The Centre for Macroevolution and Macroecology brings together researchers from different departments and centres of the Australian National University, as well as our international collaborators. It is formed with the aim of fostering interdisciplinary work in macroevolution and macroecology. Meeting regularly allows us to cultivate an appreciation of each others’ points of view and encourage communication by developing a shared language. This provides a platform for productive interdisciplinary collaborations. Drinking a lot of coffee and wine together also helps.
What is Tempo and Mode?
The term “tempo and mode” was coined by G. G. Simpson, one of the architects of the modern synthesis of evolution. Simpson drew on observations from palaeontology and genetics to describe the variation in rate of evolution between different lineages and over evolutionary time (tempo) and the mechanisms driving these varying rates of change (mode). We think “tempo and mode” provides a useful description for a broad research program encompassing patterns and mechanisms of biodiversity generation and loss across time, space and lineages.
What are macroevolution and macroecology?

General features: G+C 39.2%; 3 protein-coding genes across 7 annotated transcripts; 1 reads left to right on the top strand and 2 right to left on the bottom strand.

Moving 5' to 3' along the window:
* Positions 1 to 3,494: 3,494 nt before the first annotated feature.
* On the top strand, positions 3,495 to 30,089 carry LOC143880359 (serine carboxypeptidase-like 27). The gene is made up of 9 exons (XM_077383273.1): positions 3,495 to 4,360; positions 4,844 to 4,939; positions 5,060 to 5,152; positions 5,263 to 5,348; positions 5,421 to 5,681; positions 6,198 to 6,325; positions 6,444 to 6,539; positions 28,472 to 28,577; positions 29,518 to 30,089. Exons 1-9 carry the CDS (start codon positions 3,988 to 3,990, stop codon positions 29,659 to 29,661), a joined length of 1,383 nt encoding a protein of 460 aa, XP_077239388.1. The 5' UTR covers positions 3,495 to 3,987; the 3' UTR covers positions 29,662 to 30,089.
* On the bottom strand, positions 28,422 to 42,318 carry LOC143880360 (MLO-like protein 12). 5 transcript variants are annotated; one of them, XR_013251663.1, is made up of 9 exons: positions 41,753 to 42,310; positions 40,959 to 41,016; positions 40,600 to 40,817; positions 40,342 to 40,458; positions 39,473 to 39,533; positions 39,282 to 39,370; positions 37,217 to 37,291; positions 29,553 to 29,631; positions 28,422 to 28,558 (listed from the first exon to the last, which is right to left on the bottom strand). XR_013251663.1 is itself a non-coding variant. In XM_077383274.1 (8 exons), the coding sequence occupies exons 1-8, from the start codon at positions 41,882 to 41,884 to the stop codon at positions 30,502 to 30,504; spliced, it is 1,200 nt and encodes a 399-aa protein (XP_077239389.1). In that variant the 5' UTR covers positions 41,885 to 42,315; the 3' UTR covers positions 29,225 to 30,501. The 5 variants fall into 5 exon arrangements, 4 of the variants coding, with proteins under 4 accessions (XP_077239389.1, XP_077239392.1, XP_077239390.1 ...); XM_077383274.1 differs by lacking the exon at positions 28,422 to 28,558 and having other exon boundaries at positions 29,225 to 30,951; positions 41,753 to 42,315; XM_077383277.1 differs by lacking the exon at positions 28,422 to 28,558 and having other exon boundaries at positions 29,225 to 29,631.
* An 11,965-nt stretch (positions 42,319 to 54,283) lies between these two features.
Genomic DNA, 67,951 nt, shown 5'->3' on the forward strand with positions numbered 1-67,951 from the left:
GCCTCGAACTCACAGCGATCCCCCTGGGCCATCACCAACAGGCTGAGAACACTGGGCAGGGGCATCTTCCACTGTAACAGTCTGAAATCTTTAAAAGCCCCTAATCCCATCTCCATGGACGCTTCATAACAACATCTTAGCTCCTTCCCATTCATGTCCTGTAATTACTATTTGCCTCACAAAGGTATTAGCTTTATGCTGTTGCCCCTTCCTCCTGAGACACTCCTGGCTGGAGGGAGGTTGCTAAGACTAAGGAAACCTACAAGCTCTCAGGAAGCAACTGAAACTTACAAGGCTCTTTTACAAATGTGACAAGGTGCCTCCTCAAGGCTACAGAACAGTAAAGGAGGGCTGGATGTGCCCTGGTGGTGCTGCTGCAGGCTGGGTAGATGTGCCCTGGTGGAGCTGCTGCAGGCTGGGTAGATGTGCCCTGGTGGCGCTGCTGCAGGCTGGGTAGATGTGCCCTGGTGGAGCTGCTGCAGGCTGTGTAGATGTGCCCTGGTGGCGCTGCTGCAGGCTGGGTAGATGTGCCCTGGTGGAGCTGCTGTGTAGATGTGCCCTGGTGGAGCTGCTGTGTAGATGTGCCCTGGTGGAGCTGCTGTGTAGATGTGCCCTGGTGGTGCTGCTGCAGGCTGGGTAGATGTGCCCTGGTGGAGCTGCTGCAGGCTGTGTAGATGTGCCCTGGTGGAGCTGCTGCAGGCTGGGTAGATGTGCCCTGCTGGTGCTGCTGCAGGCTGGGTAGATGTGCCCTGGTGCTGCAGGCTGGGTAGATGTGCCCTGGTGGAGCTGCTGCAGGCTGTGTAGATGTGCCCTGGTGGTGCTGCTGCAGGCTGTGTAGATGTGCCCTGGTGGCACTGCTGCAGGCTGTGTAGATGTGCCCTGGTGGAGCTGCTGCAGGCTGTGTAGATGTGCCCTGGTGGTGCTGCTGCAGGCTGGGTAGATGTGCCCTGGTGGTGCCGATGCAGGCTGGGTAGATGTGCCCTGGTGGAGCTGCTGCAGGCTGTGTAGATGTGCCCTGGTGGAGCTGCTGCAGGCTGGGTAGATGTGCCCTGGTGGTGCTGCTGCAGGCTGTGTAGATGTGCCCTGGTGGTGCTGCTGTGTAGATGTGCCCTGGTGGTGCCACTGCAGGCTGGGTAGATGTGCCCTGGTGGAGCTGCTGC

We are interested in broad-scale patterns in evolution and ecology. Typical questions in macroecology are: why are some places more biodiverse than others? Do local, regional or global factors influence which species are found at a particular site? How should we prioritorise global conservation effort to maximize the preservation of biodiversity and ecosystem function? Typical questions in macroevolution are: why are some lineages more species-rich than others? Is biodiversity generated continuously and gradually, or are there times when evolution leaps ahead? How do evolutionary novelties arise? Does evolution select for “evolvability”? Though commonly considered to be separate disciplines, macroevolution and macroecology are concerned with similar patterns and mechanisms, use many of the same research tools, and face similar challenges.